In the January 2011 issue of American Psychologist, the American Psychology Association (APA) dedicated 13 articles, detailing and celebrating a 117 million dollar collaboration with the US Army, called Comprehensive Soldier Fitness (CSF). It’s being marketed as a resilience training to reduce if not prevent adverse psychological consequences to soldiers who endure combat. Because of the CSF emphasis on “positive psychology”, advocates call it a holistic approach to warrior training.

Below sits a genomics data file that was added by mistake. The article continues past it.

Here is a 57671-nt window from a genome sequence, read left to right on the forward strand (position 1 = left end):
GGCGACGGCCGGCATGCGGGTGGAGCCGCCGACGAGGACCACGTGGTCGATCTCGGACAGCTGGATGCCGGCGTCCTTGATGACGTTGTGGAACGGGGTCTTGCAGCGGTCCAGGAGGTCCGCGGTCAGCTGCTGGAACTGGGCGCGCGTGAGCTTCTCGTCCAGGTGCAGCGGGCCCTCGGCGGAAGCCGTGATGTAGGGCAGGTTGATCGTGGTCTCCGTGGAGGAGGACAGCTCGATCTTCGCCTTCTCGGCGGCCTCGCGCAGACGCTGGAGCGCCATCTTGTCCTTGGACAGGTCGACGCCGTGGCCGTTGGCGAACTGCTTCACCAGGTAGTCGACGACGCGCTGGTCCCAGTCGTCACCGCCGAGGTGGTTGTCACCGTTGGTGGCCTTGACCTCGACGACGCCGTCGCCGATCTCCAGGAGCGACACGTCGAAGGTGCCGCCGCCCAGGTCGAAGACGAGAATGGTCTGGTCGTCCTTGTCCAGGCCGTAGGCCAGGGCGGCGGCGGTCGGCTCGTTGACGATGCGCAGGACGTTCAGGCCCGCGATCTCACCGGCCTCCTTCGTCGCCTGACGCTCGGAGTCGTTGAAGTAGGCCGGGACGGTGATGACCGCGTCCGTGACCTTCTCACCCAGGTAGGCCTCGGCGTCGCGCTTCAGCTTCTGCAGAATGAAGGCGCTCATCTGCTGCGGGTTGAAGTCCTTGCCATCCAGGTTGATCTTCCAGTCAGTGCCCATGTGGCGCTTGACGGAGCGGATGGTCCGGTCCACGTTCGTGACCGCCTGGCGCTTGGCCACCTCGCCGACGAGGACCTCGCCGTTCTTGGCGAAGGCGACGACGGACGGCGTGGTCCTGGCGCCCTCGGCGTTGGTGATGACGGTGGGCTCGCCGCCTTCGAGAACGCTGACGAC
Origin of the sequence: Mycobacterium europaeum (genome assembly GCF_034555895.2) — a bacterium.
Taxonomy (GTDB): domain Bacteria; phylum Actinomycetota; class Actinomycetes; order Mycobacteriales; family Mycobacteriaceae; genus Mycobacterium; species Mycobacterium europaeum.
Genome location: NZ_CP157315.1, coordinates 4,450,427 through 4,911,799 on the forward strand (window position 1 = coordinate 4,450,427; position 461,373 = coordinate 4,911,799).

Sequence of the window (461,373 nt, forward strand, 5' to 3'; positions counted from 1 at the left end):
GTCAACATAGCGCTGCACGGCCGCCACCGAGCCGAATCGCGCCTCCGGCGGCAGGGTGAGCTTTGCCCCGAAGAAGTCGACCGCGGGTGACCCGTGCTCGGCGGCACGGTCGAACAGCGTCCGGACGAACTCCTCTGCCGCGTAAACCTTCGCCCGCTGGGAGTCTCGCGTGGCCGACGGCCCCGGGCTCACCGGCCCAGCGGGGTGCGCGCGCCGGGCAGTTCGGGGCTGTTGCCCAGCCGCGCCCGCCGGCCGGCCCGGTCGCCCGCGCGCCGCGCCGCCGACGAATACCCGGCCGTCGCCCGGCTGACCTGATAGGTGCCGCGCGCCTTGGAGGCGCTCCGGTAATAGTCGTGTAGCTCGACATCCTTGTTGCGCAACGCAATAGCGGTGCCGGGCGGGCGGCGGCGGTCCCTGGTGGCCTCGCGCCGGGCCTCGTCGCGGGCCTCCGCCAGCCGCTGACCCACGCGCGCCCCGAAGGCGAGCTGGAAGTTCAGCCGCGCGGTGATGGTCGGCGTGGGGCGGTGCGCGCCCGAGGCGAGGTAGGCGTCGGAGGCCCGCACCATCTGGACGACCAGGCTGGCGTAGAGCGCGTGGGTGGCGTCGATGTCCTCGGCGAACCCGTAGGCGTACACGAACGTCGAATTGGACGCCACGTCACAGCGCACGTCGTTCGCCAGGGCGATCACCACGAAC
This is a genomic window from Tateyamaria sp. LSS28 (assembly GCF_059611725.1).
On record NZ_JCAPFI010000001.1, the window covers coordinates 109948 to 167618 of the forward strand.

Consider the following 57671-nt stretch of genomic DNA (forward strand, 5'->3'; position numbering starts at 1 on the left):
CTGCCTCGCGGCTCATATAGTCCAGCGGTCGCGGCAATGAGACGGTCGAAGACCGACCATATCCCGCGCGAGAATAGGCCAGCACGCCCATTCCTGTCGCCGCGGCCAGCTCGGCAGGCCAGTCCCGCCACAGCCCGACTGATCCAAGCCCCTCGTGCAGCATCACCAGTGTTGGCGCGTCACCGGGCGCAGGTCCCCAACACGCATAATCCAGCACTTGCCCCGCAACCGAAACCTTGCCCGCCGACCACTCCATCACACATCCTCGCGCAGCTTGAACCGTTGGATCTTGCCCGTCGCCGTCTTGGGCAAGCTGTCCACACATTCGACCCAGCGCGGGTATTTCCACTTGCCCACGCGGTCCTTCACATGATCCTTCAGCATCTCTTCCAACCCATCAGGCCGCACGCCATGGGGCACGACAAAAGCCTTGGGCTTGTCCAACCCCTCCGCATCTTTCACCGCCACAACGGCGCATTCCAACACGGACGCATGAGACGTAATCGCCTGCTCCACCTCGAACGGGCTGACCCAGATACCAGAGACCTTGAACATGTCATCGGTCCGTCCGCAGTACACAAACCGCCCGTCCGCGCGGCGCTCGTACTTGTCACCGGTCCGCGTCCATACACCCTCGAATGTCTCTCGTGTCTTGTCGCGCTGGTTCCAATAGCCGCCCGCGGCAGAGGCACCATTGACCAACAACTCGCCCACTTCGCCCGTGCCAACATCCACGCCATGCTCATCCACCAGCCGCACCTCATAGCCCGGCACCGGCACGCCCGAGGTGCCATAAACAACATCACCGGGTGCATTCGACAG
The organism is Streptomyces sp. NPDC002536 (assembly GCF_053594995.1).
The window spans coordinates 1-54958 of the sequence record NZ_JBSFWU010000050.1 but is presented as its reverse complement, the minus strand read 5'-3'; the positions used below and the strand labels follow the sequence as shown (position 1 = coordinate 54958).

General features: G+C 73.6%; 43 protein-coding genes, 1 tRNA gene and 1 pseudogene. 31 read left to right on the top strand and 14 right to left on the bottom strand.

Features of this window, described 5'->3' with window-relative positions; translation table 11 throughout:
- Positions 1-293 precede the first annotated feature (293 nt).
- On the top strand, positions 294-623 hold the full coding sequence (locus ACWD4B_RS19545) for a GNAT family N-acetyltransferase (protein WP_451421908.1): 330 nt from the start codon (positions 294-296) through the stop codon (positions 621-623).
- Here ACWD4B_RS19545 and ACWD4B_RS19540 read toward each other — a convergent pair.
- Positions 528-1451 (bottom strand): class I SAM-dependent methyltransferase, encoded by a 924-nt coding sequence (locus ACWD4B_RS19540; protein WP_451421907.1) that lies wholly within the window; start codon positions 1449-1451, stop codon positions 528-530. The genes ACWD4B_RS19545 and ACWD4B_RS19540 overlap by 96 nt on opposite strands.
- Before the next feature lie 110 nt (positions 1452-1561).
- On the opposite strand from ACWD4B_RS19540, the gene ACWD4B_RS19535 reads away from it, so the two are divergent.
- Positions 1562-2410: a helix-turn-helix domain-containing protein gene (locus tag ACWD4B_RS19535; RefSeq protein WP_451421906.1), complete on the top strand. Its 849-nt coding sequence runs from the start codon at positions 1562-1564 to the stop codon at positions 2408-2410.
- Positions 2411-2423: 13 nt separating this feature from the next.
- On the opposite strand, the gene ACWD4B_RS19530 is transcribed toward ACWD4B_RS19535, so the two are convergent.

Criticism arose shortly after the initiative was announced – including ethical questions about whether soldiers should be trained to be desensitized to traumatic events. And methodological concerns about large-scale programs similar to this – which have not worked or had adverse effects in the past. Also problematic, this program is adapted primarily from the Penn Resiliency Program (PRP), which had very little success with a nonmilitary population, and now on its first trial run is going to incorporate 1.1 million soldiers. How about trying it out on small groups of soldiers first?